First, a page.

The Economist of January 25, 2015 has an article under this title. They are talking about the nervousness of authors and publishers in the face of new subscription services for books by the likes of Amazon, Oyster and Scribd. Apparently 4% or readers in America have tried an e-book subscription service. This may seem underwhelming, but it does of course represent a whole lot of people. The only one I’ve talked to seemed perfectly content to have paid his money without ever reading any of the offerings. I fear I might behave similarly (though no doubt with less ease about the dollars spent and unused). I just don’t trust them to have the book I want to read next, whatever that may be. I generally don’t know this till I’ve done with the current one. The Economist article concludes with the forecast that these services will probably wither on the vine. I wonder: the objection I make above will become less and less relevant as more and more titles become available. I don’t know whether they do so, but these services could also offer huge quantities of public domain material. We know from the public’s behavior that it is perfectly possible to sell people content which is available elsewhere free of charge.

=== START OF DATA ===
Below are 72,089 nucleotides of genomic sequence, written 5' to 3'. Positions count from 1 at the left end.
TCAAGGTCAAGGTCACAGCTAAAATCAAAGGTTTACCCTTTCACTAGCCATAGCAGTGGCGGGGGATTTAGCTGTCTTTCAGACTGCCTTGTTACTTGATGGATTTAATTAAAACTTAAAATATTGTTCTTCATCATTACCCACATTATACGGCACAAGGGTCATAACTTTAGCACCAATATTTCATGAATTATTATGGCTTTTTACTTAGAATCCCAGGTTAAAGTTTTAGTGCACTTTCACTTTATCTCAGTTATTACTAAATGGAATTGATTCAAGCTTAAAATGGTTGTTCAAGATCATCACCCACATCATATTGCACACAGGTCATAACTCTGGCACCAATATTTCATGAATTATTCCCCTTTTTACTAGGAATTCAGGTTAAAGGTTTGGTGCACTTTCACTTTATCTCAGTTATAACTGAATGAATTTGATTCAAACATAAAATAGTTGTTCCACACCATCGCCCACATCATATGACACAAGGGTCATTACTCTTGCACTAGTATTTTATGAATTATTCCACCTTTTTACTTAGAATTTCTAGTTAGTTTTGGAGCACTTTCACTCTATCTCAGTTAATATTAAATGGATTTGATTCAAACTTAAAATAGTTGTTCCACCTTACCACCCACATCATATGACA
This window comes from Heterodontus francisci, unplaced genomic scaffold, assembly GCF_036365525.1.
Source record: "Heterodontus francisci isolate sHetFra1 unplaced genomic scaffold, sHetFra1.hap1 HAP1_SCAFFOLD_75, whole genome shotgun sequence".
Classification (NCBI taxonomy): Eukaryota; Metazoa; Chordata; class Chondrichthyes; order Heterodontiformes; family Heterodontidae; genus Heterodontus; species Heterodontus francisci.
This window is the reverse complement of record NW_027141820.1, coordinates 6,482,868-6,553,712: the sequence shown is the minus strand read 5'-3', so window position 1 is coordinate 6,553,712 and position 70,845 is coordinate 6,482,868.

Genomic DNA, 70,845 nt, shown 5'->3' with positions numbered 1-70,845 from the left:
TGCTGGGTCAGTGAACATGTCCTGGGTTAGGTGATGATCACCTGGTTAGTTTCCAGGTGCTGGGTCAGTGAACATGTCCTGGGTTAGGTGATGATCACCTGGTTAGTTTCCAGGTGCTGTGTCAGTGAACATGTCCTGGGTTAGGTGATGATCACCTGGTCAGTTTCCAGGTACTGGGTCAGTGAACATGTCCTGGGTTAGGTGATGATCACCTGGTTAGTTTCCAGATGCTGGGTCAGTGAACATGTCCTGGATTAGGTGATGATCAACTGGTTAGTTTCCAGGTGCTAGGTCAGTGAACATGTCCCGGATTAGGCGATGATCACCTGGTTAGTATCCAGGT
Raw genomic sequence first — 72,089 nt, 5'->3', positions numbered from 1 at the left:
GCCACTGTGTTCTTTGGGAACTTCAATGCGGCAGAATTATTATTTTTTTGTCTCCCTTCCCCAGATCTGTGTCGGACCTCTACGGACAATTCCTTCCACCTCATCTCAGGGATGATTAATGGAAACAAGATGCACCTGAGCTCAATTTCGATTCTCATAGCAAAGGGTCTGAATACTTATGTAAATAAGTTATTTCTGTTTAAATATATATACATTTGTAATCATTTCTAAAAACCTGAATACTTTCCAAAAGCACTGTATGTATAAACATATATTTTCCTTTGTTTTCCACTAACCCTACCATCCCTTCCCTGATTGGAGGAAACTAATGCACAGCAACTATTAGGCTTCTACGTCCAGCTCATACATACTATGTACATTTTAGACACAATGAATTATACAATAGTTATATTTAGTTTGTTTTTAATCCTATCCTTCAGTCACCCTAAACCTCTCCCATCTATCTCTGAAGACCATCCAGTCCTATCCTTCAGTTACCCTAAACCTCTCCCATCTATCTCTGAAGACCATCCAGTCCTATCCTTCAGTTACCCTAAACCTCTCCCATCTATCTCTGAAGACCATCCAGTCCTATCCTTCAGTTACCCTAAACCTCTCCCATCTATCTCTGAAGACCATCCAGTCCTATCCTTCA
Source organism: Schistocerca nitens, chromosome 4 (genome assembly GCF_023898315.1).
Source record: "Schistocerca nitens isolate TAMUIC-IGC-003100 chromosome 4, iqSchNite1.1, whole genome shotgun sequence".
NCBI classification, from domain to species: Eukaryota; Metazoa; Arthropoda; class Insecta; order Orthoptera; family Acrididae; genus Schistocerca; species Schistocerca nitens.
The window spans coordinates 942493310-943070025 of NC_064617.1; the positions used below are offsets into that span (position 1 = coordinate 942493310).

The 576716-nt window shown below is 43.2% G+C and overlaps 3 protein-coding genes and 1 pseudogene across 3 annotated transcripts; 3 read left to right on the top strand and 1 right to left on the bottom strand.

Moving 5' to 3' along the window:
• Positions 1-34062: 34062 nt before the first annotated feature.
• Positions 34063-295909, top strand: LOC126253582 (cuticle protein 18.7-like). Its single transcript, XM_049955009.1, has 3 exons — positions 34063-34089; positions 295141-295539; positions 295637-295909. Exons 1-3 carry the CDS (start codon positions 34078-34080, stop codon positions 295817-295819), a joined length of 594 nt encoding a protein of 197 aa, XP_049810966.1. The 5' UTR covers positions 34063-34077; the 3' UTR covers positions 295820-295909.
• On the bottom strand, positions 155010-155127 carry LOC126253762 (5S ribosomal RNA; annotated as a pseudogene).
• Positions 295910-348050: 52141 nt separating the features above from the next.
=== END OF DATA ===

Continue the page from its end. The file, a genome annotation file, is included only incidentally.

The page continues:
The only mention in the article of Spotify in connection with books is however in the title. But be aware: books can be found on Spotify, including lots of those public domain works. Biographile provides a brief guide to the program. You can reach Spotify by clicking on one of the links which are the sub-headings in the piece. There you will need to register in order to discover just how amazingly much there is there.

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